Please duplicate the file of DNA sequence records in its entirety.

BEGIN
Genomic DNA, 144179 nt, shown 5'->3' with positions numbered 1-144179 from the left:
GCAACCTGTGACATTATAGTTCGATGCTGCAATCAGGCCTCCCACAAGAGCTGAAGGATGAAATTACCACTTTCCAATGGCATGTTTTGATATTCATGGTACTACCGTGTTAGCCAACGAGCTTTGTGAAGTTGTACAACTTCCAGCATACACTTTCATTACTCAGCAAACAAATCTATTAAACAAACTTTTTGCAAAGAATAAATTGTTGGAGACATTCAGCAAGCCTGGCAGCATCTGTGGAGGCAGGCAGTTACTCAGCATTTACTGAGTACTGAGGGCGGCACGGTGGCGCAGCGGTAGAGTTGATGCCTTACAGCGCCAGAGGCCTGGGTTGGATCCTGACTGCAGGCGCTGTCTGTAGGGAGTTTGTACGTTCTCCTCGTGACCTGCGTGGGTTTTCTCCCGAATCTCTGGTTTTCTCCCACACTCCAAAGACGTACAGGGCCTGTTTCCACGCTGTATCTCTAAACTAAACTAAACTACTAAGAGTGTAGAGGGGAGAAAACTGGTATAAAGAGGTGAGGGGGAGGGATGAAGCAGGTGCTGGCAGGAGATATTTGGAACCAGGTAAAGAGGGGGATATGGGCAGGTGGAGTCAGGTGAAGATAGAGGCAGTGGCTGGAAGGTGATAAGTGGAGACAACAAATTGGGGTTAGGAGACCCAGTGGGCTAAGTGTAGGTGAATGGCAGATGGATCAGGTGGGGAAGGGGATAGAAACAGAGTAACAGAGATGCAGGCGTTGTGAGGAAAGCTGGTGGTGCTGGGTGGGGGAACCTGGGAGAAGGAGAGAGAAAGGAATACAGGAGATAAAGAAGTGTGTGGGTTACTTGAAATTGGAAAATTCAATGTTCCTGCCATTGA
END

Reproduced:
Genomic DNA, 144179 nt, shown 5'->3' with positions numbered 1-144179 from the left:
GCAACCTGTGACATTATAGTTCGATGCTGCAATCAGGCCTCCCACAAGAGCTGAAGGATGAAATTACCACTTTCCAATGGCATGTTTTGATATTCATGGTACTACCGTGTTAGCCAACGAGCTTTGTGAAGTTGTACAACTTCCAGCATACACTTTCATTACTCAGCAAACAAATCTATTAAACAAACTTTTTGCAAAGAATAAATTGTTGGAGACATTCAGCAAGCCTGGCAGCATCTGTGGAGGCAGGCAGTTACTCAGCATTTACTGAGTACTGAGGGCGGCACGGTGGCGCAGCGGTAGAGTTGATGCCTTACAGCGCCAGAGGCCTGGGTTGGATCCTGACTGCAGGCGCTGTCTGTAGGGAGTTTGTACGTTCTCCTCGTGACCTGCGTGGGTTTTCTCCCGAATCTCTGGTTTTCTCCCACACTCCAAAGACGTACAGGGCCTGTTTCCACGCTGTATCTCTAAACTAAACTAAACTACTAAGAGTGTAGAGGGGAGAAAACTGGTATAAAGAGGTGAGGGGGAGGGATGAAGCAGGTGCTGGCAGGAGATATTTGGAACCAGGTAAAGAGGGGGATATGGGCAGGTGGAGTCAGGTGAAGATAGAGGCAGTGGCTGGAAGGTGATAAGTGGAGACAACAAATTGGGGTTAGGAGACCCAGTGGGCTAAGTGTAGGTGAATGGCAGATGGATCAGGTGGGGAAGGGGATAGAAACAGAGTAACAGAGATGCAGGCGTTGTGAGGAAAGCTGGTGGTGCTGGGTGGGGGAACCTGGGAGAAGGAGAGAGAAAGGAATACAGGAGATAAAGAAGTGTGTGGGTTACTTGAAATTGGAAAATTCAATGTTCCTGCCATTGA